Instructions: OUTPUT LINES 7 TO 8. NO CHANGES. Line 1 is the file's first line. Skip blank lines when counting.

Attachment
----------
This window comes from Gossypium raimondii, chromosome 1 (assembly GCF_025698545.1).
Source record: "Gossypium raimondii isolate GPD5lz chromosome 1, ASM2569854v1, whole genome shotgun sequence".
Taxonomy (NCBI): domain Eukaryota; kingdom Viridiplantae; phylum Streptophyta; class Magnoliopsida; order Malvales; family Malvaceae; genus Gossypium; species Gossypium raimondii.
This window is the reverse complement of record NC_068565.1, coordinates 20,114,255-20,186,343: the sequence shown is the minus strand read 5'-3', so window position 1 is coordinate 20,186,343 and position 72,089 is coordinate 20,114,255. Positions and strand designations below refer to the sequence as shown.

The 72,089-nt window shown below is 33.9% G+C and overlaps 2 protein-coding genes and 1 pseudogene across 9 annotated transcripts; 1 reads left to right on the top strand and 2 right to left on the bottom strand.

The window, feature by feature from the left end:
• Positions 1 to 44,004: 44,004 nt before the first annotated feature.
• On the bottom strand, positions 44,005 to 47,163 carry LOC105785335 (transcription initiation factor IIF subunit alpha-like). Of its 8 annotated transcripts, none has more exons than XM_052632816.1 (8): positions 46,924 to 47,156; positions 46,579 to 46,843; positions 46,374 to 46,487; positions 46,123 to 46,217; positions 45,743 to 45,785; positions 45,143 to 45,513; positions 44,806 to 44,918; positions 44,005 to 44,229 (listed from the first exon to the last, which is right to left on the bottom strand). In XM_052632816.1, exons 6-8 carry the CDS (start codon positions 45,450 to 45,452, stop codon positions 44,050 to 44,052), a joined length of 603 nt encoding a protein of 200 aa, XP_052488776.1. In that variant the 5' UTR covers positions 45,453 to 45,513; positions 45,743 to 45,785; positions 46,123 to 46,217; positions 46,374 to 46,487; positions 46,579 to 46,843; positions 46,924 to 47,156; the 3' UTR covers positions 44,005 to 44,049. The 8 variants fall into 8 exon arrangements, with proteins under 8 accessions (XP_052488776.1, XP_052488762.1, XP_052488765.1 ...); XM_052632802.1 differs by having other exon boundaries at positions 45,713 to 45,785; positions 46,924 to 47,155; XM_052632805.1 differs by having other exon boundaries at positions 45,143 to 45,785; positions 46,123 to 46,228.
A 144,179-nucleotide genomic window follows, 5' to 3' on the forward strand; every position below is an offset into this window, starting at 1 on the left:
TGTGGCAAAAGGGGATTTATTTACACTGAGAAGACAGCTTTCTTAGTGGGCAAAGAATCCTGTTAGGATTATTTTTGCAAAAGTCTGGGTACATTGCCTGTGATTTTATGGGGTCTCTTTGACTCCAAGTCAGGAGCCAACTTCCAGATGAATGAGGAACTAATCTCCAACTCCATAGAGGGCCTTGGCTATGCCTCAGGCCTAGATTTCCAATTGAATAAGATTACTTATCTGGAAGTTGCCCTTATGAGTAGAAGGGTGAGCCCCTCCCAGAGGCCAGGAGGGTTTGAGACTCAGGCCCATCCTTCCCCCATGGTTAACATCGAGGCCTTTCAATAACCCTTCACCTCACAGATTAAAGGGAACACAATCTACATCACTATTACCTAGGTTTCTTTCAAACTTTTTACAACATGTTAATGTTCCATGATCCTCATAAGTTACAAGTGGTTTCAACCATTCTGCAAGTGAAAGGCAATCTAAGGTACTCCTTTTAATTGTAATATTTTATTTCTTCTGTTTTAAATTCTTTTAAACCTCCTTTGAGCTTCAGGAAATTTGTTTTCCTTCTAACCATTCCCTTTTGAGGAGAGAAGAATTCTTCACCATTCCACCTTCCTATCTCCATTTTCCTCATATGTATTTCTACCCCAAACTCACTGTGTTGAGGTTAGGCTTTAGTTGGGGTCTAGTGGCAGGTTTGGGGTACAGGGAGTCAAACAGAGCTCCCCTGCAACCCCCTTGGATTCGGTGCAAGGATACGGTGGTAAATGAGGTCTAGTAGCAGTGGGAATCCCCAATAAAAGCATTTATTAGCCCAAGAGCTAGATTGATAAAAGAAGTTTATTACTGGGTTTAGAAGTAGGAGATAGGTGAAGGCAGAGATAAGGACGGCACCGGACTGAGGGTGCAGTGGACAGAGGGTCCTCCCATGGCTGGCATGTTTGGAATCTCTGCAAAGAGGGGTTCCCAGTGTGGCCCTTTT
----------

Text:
• Positions 1 to 44,004: 44,004 nt before the first annotated feature.
• On the bottom strand, positions 44,005 to 47,163 carry LOC105785335 (transcription initiation factor IIF subunit alpha-like). Of its 8 annotated transcripts, none has more exons than XM_052632816.1 (8): positions 46,924 to 47,156; positions 46,579 to 46,843; positions 46,374 to 46,487; positions 46,123 to 46,217; positions 45,743 to 45,785; positions 45,143 to 45,513; positions 44,806 to 44,918; positions 44,005 to 44,229 (listed from the first exon to the last, which is right to left on the bottom strand). In XM_052632816.1, exons 6-8 carry the CDS (start codon positions 45,450 to 45,452, stop codon positions 44,050 to 44,052), a joined length of 603 nt encoding a protein of 200 aa, XP_052488776.1. In that variant the 5' UTR covers positions 45,453 to 45,513; positions 45,743 to 45,785; positions 46,123 to 46,217; positions 46,374 to 46,487; positions 46,579 to 46,843; positions 46,924 to 47,156; the 3' UTR covers positions 44,005 to 44,049. The 8 variants fall into 8 exon arrangements, with proteins under 8 accessions (XP_052488776.1, XP_052488762.1, XP_052488765.1 ...); XM_052632802.1 differs by having other exon boundaries at positions 45,713 to 45,785; positions 46,924 to 47,155; XM_052632805.1 differs by having other exon boundaries at positions 45,143 to 45,785; positions 46,123 to 46,228.